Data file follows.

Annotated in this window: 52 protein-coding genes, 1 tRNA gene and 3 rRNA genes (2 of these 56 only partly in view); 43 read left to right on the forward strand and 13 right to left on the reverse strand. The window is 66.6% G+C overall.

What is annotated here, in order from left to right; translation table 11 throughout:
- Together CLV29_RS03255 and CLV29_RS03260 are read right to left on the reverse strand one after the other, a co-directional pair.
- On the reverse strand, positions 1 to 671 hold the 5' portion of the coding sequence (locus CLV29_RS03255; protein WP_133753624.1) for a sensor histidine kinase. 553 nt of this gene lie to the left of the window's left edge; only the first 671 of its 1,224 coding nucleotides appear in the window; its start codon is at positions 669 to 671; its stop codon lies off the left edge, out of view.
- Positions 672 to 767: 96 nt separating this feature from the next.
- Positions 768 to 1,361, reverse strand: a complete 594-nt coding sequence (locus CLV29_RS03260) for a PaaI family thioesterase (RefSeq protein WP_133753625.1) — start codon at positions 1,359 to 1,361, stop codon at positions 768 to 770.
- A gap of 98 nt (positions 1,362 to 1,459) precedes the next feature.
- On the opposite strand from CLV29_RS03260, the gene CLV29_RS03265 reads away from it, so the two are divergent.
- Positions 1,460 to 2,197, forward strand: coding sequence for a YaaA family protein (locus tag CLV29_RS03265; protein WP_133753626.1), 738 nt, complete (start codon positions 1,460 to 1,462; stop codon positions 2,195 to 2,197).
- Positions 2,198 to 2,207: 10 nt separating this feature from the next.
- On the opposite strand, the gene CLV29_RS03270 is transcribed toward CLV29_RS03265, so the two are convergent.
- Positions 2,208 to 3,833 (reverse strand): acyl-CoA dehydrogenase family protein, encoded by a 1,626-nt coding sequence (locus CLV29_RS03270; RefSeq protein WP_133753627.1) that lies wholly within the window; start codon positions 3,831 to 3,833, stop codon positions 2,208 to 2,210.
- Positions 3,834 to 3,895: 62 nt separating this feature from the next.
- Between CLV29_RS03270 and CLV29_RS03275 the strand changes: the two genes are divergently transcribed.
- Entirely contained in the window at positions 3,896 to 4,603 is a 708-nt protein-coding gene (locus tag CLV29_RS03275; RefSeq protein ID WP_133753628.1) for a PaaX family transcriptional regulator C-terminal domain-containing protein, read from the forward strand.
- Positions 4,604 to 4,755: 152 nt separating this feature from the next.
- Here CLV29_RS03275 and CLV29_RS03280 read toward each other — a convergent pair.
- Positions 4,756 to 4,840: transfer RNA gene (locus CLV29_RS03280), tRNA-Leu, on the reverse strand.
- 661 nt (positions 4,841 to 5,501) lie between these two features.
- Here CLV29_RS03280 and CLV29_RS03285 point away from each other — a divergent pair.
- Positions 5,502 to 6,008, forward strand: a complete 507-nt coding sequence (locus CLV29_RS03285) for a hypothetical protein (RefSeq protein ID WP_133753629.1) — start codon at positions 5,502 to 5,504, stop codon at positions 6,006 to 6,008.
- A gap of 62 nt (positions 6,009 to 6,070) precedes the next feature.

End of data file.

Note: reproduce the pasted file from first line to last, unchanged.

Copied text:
Annotated in this window: 52 protein-coding genes, 1 tRNA gene and 3 rRNA genes (2 of these 56 only partly in view); 43 read left to right on the forward strand and 13 right to left on the reverse strand. The window is 66.6% G+C overall.

What is annotated here, in order from left to right; translation table 11 throughout:
- Together CLV29_RS03255 and CLV29_RS03260 are read right to left on the reverse strand one after the other, a co-directional pair.
- On the reverse strand, positions 1 to 671 hold the 5' portion of the coding sequence (locus CLV29_RS03255; protein WP_133753624.1) for a sensor histidine kinase. 553 nt of this gene lie to the left of the window's left edge; only the first 671 of its 1,224 coding nucleotides appear in the window; its start codon is at positions 669 to 671; its stop codon lies off the left edge, out of view.
- Positions 672 to 767: 96 nt separating this feature from the next.
- Positions 768 to 1,361, reverse strand: a complete 594-nt coding sequence (locus CLV29_RS03260) for a PaaI family thioesterase (RefSeq protein WP_133753625.1) — start codon at positions 1,359 to 1,361, stop codon at positions 768 to 770.
- A gap of 98 nt (positions 1,362 to 1,459) precedes the next feature.
- On the opposite strand from CLV29_RS03260, the gene CLV29_RS03265 reads away from it, so the two are divergent.
- Positions 1,460 to 2,197, forward strand: coding sequence for a YaaA family protein (locus tag CLV29_RS03265; protein WP_133753626.1), 738 nt, complete (start codon positions 1,460 to 1,462; stop codon positions 2,195 to 2,197).
- Positions 2,198 to 2,207: 10 nt separating this feature from the next.
- On the opposite strand, the gene CLV29_RS03270 is transcribed toward CLV29_RS03265, so the two are convergent.
- Positions 2,208 to 3,833 (reverse strand): acyl-CoA dehydrogenase family protein, encoded by a 1,626-nt coding sequence (locus CLV29_RS03270; RefSeq protein WP_133753627.1) that lies wholly within the window; start codon positions 3,831 to 3,833, stop codon positions 2,208 to 2,210.
- Positions 3,834 to 3,895: 62 nt separating this feature from the next.
- Between CLV29_RS03270 and CLV29_RS03275 the strand changes: the two genes are divergently transcribed.
- Entirely contained in the window at positions 3,896 to 4,603 is a 708-nt protein-coding gene (locus tag CLV29_RS03275; RefSeq protein ID WP_133753628.1) for a PaaX family transcriptional regulator C-terminal domain-containing protein, read from the forward strand.
- Positions 4,604 to 4,755: 152 nt separating this feature from the next.
- Here CLV29_RS03275 and CLV29_RS03280 read toward each other — a convergent pair.
- Positions 4,756 to 4,840: transfer RNA gene (locus CLV29_RS03280), tRNA-Leu, on the reverse strand.
- 661 nt (positions 4,841 to 5,501) lie between these two features.
- Here CLV29_RS03280 and CLV29_RS03285 point away from each other — a divergent pair.
- Positions 5,502 to 6,008, forward strand: a complete 507-nt coding sequence (locus CLV29_RS03285) for a hypothetical protein (RefSeq protein ID WP_133753629.1) — start codon at positions 5,502 to 5,504, stop codon at positions 6,006 to 6,008.
- A gap of 62 nt (positions 6,009 to 6,070) precedes the next feature.